Telecommunications Technician Career Diploma
Learn the skills you need for a career as a Telecommunications Technician – at home, at your own pace with Penn Foster.
This Penn Foster program helps you learn the skills you need quickly and conveniently. You’ll learn about fiber optics, amplitude and frequency modulation, digital communications, computer applications in telecommunications, and much more.
And with our distance learning program, you’ll learn it all at home — no classroom needed!
Why take a distance learning program to become a Telecommunications Technician?
With the right credentials, you can:
- Earn, on average, $54,000 per year, or more.1
- Have an exciting career with plenty of room for advancement.
- Work for an established business or start one of your own!
- New breakthroughs are happening all the time in the Telecommunications field. That means opportunity and job security for those with the right training.
Join over 13,000 graduates who earned their career diploma or certificate in 2016 by exploring a wide variety of career programs in a number of diverse industries.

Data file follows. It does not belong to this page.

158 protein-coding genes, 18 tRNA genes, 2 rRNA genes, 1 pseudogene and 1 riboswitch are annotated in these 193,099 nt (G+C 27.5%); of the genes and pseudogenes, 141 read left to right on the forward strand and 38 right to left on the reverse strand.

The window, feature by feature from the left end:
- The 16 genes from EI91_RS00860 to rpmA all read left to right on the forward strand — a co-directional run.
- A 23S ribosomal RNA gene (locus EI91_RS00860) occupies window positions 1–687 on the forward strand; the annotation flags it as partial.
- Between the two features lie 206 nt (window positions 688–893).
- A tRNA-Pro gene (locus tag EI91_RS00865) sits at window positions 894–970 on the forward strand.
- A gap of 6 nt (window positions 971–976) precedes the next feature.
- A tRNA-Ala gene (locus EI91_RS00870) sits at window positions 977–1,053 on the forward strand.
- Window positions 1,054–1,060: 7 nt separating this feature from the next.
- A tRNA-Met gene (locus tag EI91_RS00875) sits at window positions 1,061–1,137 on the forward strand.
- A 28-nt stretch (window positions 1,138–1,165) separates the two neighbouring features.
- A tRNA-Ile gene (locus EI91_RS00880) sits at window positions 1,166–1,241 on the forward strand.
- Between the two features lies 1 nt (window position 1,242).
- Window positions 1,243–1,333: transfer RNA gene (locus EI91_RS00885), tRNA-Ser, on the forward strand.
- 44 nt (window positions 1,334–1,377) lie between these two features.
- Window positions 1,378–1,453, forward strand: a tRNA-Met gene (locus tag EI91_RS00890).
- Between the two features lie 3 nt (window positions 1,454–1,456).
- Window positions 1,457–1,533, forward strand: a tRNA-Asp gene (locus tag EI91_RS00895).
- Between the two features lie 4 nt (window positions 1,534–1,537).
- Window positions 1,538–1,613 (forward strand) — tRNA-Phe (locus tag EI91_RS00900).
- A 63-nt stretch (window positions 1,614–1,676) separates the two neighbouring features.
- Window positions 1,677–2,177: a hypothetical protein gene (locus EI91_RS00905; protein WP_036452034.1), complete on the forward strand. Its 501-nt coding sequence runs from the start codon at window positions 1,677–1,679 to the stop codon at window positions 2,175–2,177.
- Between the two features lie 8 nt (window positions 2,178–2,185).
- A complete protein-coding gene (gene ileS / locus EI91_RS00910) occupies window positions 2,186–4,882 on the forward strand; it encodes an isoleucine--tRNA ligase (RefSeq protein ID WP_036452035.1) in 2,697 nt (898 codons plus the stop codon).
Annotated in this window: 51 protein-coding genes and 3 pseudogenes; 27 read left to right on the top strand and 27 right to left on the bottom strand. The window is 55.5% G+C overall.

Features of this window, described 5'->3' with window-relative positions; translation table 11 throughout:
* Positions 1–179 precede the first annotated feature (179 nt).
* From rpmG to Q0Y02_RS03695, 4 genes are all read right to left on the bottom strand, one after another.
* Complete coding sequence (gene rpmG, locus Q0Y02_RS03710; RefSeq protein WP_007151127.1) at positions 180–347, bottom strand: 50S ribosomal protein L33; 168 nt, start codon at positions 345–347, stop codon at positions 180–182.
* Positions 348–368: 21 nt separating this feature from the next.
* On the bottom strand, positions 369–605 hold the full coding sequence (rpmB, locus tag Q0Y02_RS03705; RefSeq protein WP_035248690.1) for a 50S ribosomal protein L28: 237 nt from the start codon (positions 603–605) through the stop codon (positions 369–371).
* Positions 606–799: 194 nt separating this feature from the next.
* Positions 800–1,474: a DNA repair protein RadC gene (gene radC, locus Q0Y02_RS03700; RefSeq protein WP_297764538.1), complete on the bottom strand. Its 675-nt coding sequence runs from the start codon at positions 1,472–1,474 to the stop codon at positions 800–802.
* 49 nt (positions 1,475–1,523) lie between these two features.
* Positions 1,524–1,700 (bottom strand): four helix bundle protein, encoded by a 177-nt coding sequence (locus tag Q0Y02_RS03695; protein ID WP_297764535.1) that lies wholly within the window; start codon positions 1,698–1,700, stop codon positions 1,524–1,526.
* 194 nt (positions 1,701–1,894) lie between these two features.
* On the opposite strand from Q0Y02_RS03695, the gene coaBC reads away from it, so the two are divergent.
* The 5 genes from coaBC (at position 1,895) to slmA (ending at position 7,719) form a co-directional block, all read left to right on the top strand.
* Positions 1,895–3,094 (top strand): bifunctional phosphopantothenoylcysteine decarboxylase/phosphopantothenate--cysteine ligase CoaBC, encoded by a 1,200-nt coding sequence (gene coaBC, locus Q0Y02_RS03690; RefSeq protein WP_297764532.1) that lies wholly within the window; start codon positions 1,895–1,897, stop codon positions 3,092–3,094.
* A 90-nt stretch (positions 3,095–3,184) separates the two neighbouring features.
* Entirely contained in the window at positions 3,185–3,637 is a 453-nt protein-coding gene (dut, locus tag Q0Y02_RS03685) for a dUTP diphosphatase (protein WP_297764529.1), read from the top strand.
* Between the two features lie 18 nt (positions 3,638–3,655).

As a leader in online education, Penn Foster Career School helps students take the first steps toward a new career with over 80 diploma and certificate programs. Our online programs are regionally and nationally accredited, flexible, and affordable. You will get the quality you deserve with our faculty of instructors and industry experts, support from our active student community, and career services you can start using as soon as you enroll.
To take advantage of our special TUITION DISCOUNTS or to ask questions about any of our programs, please call us toll-free at 1.888.427.1600, or click below to request more information.
* The Final Semester at No Cost promotion does not include any practicum or resident lab training fees. To qualify for this offer, A.S. degree students must complete and pay in full for at least 30 Penn Foster credits and B.S. degree students must complete and pay in full for at least 60 Penn Foster credits prior to the final semester.
1 All salary information is based on the “Occupational Outlook Handbook, 2012-2013 Edition,” a publication of the U.S. Department of Labor. Individual student earnings vary based on experience. Statements found in the United States Department of Labor Occupational Outlook Handbook are not a guarantee of any post-graduation salary, in part because the data used to create the Occupational Outlook Handbook includes workers from differing educational backgrounds, levels of experience, and geographic areas of the country.